One thing that really irritates me about the movie is how Percy starts to realize he’s got the power of a god (and I stress god, because he pretty much pole-vaults over being a mere demigod within the first hour).  There’s a training exercise between the other kids of Camp Half-Blood, organized into a game of Capture the Flag.  Percy’s thrown into the mix, and as you’d expect he’s shown to be completely incompetent, uncoordinated, and cowardly; he even ends up getting his ass kicked and laughed at by the better part of the camper population.  But all it takes for him to awaken to his supreme godlike power and completely overwhelm his asskicker is…some water splashing over him.  Even though he was in water earlier and presumably countless times before getting to the camp, only now is he suddenly able to do things such as…swing a sword with incredible power and dexterity!  Have his wounds healed when they touch water!  Waterbend!  So basically, he has no reason to train ever again, and is in fact the most awesomest dood that ever existed.  Also, those powers of his will only come in handy for two out of five skirmishes.  If that.  And he’s STILL the best of the trio. 

His fatal flaw isn’t his impulsiveness, you see; it’s that Percy’s really fucking dumb.  His plan isn’t to find the missing lightning bolt; it’s to find three magic pearls so he and his pals can teleport to hell; once he’s there, his plan is to talk to Hades and say he didn’t steal the bolt, and that’ll convince the lord of the underworld to let his mother go.  So once again, the plot is all based on completely arbitrary nonsense; there is NO WAY things are going to go the way Percy hopes.  But he does it anyway, and Hades rightfully calls him out on it -- if Percy hadn’t been played by the real Lighting Thief into delivering the bolt to Hades, the movie would have stopped right there.  (Side note: the bolt turns out to be nestled inside Percy’s collapsible shield the whole time.  Even if it’s “hidden” in a secret compartment, how the hell do you not hear the crackle, feel the heat, or notice the light coming off of a damn bolt of lightning?)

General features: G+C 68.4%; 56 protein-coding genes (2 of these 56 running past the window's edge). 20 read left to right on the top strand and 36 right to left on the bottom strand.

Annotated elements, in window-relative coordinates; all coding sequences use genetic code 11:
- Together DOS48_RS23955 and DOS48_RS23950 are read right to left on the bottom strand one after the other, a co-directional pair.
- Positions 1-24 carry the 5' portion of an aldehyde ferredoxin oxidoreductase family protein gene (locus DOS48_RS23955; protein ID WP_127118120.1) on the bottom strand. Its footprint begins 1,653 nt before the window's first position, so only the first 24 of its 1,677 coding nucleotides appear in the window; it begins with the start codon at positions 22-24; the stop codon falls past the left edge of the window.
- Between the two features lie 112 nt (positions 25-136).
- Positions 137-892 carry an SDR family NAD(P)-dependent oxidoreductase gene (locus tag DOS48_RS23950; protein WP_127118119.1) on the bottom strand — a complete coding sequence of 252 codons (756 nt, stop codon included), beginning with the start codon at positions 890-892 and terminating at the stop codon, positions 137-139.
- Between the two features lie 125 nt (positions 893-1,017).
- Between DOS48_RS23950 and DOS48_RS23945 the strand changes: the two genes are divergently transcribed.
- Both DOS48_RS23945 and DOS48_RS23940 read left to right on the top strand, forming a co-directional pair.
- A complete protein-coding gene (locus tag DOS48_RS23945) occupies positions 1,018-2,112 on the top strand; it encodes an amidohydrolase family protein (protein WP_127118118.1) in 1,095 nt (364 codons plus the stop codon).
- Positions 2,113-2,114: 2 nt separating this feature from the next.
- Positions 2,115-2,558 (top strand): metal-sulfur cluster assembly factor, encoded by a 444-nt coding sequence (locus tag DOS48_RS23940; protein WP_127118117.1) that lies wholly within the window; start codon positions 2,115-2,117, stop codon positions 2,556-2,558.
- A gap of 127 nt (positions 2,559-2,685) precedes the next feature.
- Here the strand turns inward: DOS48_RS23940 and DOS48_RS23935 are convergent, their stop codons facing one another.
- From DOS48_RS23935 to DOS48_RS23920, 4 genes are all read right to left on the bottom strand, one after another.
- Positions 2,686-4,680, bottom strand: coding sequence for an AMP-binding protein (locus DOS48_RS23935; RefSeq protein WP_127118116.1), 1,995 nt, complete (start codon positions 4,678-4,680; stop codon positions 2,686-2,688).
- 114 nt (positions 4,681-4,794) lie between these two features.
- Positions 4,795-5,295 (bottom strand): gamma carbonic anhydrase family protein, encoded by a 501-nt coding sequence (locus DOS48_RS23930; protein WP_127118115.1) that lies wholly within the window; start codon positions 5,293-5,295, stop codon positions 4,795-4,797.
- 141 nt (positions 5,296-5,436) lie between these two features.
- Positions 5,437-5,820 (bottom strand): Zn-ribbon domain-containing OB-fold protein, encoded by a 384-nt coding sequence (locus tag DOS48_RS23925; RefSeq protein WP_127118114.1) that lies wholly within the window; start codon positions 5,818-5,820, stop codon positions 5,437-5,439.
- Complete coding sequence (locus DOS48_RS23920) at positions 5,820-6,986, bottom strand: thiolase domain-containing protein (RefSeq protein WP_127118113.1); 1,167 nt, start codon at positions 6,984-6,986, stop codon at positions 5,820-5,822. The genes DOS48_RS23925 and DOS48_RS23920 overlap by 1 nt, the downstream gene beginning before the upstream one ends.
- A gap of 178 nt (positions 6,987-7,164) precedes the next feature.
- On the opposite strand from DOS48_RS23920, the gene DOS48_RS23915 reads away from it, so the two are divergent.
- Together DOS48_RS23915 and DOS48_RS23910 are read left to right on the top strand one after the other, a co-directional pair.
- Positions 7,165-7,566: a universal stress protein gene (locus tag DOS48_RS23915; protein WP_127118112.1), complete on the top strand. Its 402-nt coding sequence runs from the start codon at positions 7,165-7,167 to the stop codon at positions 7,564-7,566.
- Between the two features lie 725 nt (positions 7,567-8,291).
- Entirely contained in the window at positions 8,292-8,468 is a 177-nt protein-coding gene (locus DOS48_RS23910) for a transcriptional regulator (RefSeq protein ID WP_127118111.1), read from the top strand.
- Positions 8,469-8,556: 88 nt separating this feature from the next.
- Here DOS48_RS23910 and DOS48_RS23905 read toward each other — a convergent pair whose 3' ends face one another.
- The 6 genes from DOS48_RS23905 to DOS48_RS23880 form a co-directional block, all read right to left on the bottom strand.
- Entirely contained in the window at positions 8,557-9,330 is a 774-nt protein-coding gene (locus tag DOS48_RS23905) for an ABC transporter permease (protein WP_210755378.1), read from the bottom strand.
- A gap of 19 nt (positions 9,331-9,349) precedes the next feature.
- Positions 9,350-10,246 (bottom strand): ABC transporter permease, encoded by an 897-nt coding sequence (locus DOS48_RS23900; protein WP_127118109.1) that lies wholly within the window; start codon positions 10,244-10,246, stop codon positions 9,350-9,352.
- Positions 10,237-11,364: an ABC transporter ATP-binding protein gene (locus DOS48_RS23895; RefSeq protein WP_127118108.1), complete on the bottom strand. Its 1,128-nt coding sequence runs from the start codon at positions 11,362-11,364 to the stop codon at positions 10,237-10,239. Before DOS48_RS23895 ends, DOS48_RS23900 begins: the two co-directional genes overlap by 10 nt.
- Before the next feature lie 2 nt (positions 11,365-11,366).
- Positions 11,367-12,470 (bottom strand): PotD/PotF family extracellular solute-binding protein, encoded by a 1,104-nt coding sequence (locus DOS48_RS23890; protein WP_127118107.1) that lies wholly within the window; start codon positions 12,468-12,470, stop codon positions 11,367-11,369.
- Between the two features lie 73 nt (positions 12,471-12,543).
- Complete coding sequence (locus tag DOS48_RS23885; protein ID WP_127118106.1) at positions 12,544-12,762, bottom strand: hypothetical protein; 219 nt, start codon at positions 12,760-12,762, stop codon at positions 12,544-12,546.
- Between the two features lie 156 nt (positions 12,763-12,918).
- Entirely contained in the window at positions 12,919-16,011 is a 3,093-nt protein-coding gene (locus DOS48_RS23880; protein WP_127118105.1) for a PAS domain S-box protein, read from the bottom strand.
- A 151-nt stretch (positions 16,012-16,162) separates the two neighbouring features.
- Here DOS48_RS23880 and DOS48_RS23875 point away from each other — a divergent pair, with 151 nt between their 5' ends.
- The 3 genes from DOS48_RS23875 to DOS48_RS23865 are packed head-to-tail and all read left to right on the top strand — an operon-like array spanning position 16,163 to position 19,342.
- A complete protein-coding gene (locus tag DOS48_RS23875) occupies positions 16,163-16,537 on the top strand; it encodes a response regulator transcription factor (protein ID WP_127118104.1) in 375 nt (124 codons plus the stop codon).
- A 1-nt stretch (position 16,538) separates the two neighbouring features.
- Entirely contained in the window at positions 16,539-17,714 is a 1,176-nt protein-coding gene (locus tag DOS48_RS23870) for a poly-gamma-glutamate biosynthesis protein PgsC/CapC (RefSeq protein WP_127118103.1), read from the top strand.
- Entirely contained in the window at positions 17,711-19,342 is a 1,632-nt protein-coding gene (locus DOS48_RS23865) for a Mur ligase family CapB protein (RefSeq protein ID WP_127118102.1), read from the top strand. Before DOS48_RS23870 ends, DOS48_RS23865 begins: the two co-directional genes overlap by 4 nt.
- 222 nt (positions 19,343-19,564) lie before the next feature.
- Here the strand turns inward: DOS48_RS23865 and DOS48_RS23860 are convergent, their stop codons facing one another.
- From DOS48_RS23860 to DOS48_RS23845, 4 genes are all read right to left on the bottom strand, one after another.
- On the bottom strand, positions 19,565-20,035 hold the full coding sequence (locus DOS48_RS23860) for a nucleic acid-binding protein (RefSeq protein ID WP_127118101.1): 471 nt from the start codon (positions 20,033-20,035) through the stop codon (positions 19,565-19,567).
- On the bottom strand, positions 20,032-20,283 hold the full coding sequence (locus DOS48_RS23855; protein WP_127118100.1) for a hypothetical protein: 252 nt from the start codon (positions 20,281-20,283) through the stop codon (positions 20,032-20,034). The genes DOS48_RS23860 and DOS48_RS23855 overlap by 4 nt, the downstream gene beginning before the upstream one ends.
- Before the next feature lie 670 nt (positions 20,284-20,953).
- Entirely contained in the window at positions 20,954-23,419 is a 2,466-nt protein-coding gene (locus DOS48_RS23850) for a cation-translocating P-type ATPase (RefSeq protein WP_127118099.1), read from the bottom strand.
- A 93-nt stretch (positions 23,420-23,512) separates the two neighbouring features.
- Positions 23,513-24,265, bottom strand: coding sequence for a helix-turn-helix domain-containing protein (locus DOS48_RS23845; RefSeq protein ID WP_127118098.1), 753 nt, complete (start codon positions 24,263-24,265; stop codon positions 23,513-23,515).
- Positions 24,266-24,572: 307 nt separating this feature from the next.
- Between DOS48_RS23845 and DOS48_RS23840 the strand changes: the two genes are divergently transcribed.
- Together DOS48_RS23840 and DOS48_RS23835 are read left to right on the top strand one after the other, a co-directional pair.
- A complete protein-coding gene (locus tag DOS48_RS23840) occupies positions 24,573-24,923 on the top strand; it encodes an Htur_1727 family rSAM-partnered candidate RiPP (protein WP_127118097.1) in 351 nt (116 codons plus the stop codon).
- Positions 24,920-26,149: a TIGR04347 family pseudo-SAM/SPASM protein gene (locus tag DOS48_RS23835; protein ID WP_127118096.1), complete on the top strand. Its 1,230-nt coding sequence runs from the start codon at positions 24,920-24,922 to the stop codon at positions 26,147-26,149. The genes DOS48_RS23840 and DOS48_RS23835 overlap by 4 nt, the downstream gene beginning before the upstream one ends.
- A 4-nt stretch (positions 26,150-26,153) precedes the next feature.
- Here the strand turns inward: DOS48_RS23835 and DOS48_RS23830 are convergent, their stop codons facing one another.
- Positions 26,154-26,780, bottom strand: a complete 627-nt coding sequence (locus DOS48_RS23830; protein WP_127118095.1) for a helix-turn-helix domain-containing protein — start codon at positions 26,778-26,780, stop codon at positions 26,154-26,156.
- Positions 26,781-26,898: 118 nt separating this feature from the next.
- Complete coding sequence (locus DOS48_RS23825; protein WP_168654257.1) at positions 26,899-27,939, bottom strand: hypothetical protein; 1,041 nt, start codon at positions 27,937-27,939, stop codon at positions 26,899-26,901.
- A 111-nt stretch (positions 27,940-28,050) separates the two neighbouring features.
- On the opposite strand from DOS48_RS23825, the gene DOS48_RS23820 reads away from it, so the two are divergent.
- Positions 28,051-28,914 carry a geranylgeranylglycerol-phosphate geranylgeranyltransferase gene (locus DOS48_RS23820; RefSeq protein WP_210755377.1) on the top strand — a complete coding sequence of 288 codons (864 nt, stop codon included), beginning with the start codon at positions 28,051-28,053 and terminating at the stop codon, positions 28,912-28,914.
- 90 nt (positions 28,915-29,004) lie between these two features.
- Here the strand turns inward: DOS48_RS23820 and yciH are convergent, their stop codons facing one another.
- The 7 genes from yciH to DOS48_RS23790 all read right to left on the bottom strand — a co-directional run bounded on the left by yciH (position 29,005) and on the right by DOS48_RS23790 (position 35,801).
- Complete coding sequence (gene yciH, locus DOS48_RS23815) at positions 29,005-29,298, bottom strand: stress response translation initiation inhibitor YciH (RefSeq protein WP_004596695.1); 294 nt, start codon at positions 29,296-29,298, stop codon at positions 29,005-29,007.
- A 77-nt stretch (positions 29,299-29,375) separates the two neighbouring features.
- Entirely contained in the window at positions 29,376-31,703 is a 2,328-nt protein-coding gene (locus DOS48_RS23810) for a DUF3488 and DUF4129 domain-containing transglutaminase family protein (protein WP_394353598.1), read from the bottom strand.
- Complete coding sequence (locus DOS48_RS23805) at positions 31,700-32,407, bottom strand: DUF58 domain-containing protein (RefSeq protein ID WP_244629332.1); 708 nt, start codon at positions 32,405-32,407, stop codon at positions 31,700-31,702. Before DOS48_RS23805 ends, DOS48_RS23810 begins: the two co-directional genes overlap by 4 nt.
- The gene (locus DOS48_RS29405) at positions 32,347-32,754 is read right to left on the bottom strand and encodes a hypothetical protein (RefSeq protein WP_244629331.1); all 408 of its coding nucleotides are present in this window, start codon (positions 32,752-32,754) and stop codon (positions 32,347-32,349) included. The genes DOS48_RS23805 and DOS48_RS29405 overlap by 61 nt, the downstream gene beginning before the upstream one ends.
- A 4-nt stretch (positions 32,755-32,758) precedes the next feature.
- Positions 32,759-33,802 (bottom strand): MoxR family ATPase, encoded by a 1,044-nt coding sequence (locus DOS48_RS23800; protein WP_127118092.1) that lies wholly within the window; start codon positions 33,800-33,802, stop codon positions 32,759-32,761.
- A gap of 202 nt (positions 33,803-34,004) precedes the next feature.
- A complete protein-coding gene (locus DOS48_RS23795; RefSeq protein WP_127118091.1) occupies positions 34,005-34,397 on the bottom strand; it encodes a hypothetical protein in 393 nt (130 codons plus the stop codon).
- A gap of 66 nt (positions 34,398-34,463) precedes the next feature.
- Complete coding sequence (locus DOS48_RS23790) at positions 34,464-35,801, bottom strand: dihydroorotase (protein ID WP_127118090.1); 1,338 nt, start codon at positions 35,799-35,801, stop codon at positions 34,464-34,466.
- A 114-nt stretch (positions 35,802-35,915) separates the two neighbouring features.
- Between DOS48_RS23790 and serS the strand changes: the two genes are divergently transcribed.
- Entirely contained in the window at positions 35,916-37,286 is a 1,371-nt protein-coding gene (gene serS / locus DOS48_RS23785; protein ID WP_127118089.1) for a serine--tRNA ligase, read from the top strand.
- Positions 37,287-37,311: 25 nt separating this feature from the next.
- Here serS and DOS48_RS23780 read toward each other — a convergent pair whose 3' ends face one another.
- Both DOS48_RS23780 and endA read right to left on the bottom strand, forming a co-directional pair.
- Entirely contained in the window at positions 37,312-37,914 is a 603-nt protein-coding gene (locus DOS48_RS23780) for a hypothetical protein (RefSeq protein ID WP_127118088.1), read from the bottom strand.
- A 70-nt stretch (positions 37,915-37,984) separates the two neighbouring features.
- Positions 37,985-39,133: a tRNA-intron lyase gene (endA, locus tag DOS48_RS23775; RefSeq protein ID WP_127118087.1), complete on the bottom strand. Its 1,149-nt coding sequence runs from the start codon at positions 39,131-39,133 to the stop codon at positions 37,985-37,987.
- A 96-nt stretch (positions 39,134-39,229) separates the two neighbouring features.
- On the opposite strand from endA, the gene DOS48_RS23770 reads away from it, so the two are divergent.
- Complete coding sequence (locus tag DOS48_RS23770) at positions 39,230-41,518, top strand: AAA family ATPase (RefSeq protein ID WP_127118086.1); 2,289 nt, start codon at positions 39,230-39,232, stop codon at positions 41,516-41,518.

In spite of having several opportunities to behead a Medusa from behind, Percy just decides to reveal himself and risk getting turned to stone.  Even with a movie like Disney’s Hercules long since passed, he doesn’t know not to cut off the head of a hydra.  In spite of being effectively immortal as long as there’s water around, he never bothers to carry some for himself to act as an instantly-healing salve or power boost or even weapon.  The mere concept of going to Olympus and asking Zeus for help (and acquittal) never even occurs to him; nor is finding out who really IS the Lightning Thief and clearing his name.  It’s as if common sense doesn’t even begin to exist for this moron. 

But as bad as Percy is, there’s still Annabeth.  Oh Annabeth.  Poor Annabeth.  She’s awful, don’t get me wrong -- but I can’t help but feel sorry for her.  She’s the biggest casualty in this entire movie, hands down; even so, it’s hard to feel too much sympathy for a character that almost singlehandedly makes the movie even worse than it already is.  We’re introduced to her at Camp-Half Blood with several shots of her being a tough, battle-hardened swordswoman, and in her first chat with Percy she reveals that she’ll have none of his guff.  In addition, we’re told that she’s also a demigod -- the daughter of Athena, goddess of (pulled straight from Wikipedia) wisdom, courage, inspiration, civilization, law and justice, just warfare, mathematics, strength, strategy, the arts, crafts, and skill.  So the expectation here is that if Percy has raw power and no skill thanks to his heritage/lack of training, then Annabeth would be the counterpoint; she might not be quite as powerful, but she’d compensate with battle savvy, strength bred from ages of training, and supreme knowledge of weapon usage, enemy weaknesses, and --